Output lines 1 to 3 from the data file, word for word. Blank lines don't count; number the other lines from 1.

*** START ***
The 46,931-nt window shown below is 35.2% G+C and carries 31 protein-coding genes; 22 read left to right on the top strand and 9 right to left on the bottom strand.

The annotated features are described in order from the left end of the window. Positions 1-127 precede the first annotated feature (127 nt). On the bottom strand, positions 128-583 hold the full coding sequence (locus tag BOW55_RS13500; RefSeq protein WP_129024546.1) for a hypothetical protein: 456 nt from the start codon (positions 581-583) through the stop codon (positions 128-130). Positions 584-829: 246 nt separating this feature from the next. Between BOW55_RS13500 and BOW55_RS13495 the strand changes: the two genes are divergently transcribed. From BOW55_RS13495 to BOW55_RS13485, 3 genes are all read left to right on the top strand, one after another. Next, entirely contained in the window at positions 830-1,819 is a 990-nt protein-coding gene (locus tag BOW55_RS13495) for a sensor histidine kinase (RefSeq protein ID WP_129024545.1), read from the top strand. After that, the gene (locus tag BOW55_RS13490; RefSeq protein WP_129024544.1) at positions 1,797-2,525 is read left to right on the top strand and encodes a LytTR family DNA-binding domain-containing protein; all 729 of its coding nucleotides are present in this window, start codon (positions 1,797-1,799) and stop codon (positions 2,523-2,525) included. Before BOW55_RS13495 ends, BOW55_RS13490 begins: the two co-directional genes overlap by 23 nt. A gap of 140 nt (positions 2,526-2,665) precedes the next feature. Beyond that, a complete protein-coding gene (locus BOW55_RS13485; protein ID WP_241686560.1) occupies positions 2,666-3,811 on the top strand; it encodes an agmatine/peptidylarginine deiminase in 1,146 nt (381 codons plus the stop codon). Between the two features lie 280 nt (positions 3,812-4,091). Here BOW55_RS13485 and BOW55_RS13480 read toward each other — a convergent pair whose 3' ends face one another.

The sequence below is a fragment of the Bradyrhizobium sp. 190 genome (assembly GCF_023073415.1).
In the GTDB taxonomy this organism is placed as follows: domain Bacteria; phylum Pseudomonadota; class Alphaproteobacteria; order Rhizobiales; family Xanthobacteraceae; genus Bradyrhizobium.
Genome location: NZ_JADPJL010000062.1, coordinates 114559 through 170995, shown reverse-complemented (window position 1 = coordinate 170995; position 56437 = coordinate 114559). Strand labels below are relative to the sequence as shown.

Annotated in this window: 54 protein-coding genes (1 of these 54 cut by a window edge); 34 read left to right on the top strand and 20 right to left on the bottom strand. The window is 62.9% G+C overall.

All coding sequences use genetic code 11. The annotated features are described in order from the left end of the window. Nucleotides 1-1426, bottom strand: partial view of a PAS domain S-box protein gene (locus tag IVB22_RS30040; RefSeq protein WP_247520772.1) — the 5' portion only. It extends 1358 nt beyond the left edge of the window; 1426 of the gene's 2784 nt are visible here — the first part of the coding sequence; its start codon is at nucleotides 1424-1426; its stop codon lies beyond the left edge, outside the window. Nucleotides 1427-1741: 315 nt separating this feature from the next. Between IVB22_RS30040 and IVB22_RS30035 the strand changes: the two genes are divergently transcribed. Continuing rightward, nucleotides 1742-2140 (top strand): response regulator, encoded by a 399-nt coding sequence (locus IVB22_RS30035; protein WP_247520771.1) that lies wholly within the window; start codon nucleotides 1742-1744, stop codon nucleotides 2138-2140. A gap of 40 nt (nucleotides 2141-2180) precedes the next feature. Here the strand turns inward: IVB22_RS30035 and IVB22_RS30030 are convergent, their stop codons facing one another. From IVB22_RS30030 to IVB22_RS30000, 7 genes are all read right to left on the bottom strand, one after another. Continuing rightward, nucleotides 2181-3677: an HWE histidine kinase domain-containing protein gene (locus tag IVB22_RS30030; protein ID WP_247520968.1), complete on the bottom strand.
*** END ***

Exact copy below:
The 46,931-nt window shown below is 35.2% G+C and carries 31 protein-coding genes; 22 read left to right on the top strand and 9 right to left on the bottom strand.

The annotated features are described in order from the left end of the window. Positions 1-127 precede the first annotated feature (127 nt). On the bottom strand, positions 128-583 hold the full coding sequence (locus tag BOW55_RS13500; RefSeq protein WP_129024546.1) for a hypothetical protein: 456 nt from the start codon (positions 581-583) through the stop codon (positions 128-130). Positions 584-829: 246 nt separating this feature from the next. Between BOW55_RS13500 and BOW55_RS13495 the strand changes: the two genes are divergently transcribed. From BOW55_RS13495 to BOW55_RS13485, 3 genes are all read left to right on the top strand, one after another. Next, entirely contained in the window at positions 830-1,819 is a 990-nt protein-coding gene (locus tag BOW55_RS13495) for a sensor histidine kinase (RefSeq protein ID WP_129024545.1), read from the top strand. After that, the gene (locus tag BOW55_RS13490; RefSeq protein WP_129024544.1) at positions 1,797-2,525 is read left to right on the top strand and encodes a LytTR family DNA-binding domain-containing protein; all 729 of its coding nucleotides are present in this window, start codon (positions 1,797-1,799) and stop codon (positions 2,523-2,525) included. Before BOW55_RS13495 ends, BOW55_RS13490 begins: the two co-directional genes overlap by 23 nt. A gap of 140 nt (positions 2,526-2,665) precedes the next feature. Beyond that, a complete protein-coding gene (locus BOW55_RS13485; protein ID WP_241686560.1) occupies positions 2,666-3,811 on the top strand; it encodes an agmatine/peptidylarginine deiminase in 1,146 nt (381 codons plus the stop codon). Between the two features lie 280 nt (positions 3,812-4,091). Here BOW55_RS13485 and BOW55_RS13480 read toward each other — a convergent pair whose 3' ends face one another.

The sequence below is a fragment of the Bradyrhizobium sp. 190 genome (assembly GCF_023073415.1).